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  • The Synagogue in America, A Short History
  • Susan L. Porter (bio)
The Synagogue in America, A Short History. By Marc Lee Raphael. New York: NYU Press, 2011. vii + 247.

Even in America, where the percentage of Jews affiliated with synagogues has always been a minority, the synagogue, as Marc Lee Raphael notes in The Synagogue in America, A Short History, has always been "the most significant Jewish institution in the life of Jews" (207). Synagogues have served a variety of purposes for Jewish communities in America. In this useful book, Raphael articulates the complex history of the American synagogue by categorizing and discussing a number of these functions. He reports an ambitious research methodology, stating that he examined materials relating to about 125 synagogues representing all denominations across the United States (2, 211-212). Raphael's background and experience have prepared him admirably for this task; a Reform rabbi as well as an eminent historian, he brings a broad understanding of synagogue issues ranging from worship practice to finances to this work.

The book retells what is, in many ways, a familiar narrative—in America, where a nation of immigrants brought particular religious practices with them and modified them as they adjusted to life in an individualistic, religiously unregulated society, synagogues, like other religious institutions, took on characteristics that reflected that culture. Raphael's framework of regional and denominational inclusiveness highlights the commonalities of experience in these institutions and adds depth to the growing literature on synagogue history and the development of Jewish denominationalism in the United States. He focuses on several themes—worship rituals, the content of rabbinic sermons, synagogue architecture, particularism vs. Americanism, social justice, attitudes toward Zionism—that distinguished various groups over time and reflect the issues that encouraged the growth and evolution of various denominations.

Raphael is particularly interested in the intense focus on "decorum" that was, he notes, a common concern of all the institutions he discusses (11). Decorum was, of course, an important code word for assimilative practices that reflected nineteenth-century (Christian) ideals of beauty and propriety. Raphael offers a helpful analysis of the differences between various nineteenth-century "reforms," modifications to traditional ritual practice, and "Reform," which he defines as the adoption of a Reform prayer book (27-29). This distinction is important, he argues, because virtually every American synagogue eventually embraced some [End Page 312] "reforms," and even those which joined the Union of American Hebrew Congregations (UAHC) after it was founded in 1877 continued to observe a wide range of practices. In an environment where synagogues were voluntary associations, lay leaders wielded significant power, enjoyed their autonomy, and tried to please members, who would otherwise leave to form new congregations. Such departures occurred frequently, and every town had multiple places of worship that reflected a variety of needs. As a result, umbrella organizations needed to cast a wide net to attract dues-paying congregations. The national Conservative organization, United Synagogues of America, founded in 1913, noted the experience of the UAHC and insisted on remaining inclusive; to this day, it has not enacted a succinct platform (187-188).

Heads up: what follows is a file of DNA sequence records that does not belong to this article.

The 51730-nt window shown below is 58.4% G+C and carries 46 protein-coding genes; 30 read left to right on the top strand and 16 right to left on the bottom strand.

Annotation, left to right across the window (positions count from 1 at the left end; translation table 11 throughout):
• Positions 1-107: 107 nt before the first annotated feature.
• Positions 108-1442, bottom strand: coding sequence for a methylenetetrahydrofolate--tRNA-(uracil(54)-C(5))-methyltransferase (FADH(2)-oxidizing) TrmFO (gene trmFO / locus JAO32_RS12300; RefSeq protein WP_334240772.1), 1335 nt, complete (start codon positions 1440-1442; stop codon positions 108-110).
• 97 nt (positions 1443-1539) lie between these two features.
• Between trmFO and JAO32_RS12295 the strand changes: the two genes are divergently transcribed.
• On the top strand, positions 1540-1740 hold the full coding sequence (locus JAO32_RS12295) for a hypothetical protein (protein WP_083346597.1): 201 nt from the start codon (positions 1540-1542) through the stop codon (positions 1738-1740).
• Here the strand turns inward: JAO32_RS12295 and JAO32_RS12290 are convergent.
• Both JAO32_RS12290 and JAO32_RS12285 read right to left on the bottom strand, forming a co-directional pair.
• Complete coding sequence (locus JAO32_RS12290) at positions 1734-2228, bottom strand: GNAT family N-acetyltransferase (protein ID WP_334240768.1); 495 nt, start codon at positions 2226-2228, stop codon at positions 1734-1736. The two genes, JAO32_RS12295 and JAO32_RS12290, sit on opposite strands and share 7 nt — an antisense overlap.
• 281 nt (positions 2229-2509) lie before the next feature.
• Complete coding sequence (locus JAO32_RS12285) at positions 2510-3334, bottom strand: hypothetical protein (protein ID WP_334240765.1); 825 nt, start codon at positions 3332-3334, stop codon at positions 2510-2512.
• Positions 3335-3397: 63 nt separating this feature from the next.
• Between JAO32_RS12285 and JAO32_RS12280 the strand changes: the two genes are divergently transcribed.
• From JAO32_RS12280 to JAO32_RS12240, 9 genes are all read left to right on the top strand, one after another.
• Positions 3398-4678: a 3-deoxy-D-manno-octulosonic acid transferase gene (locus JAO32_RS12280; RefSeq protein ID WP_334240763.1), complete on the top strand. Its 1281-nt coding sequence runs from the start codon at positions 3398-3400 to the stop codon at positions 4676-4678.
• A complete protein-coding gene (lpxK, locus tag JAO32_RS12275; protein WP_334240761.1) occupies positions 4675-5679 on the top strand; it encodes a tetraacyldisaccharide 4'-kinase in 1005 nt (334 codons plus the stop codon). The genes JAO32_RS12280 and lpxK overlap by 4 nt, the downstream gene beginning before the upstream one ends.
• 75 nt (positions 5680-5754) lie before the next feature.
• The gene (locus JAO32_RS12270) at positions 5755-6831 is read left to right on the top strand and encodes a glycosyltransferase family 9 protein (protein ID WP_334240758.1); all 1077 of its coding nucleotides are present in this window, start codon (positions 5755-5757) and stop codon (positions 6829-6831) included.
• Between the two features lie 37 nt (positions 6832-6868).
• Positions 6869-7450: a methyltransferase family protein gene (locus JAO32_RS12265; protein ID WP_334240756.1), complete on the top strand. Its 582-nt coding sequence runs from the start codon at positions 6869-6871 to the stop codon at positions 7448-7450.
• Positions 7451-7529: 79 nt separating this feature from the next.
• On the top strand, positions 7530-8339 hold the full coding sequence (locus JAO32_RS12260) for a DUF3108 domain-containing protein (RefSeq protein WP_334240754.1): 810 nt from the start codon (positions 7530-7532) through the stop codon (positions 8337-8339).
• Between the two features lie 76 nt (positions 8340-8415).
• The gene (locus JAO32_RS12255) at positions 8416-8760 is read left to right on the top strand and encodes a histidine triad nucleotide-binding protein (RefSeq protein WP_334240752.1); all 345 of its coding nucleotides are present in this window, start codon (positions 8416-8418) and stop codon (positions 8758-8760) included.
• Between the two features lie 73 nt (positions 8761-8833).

While interest in improving the order and harmony of worship services was first associated with the Reform movement, Raphael shows how Jews of all stripes increasingly became concerned that the American-born children of immigrants would choose to worship in congregations whose practices seemed more "American." As he points out, Conservative Judaism, like Reform Judaism, owed its popularity in the first half of the twentieth-century to Jews who found Orthodoxy too culturally alien and began to incorporate moderate reforms, such as mixed seating and English readings, into their worship services. Even Orthodox congregations adopted some moderate reforms.

Raphael's book does an excellent job of delineating the distinctions among the denominations over time by comparing the gestalts of various synagogues at various points. Thus the reader learns how synagogues were designed and arranged, what rabbis discussed in their sermons and lectures, and which denominations focused more on fundraising and social action. These categories are useful not only for demonstrating denominational difference. They also reveal commonalities that demonstrate how all American Jews were deeply influenced by outside events and the...


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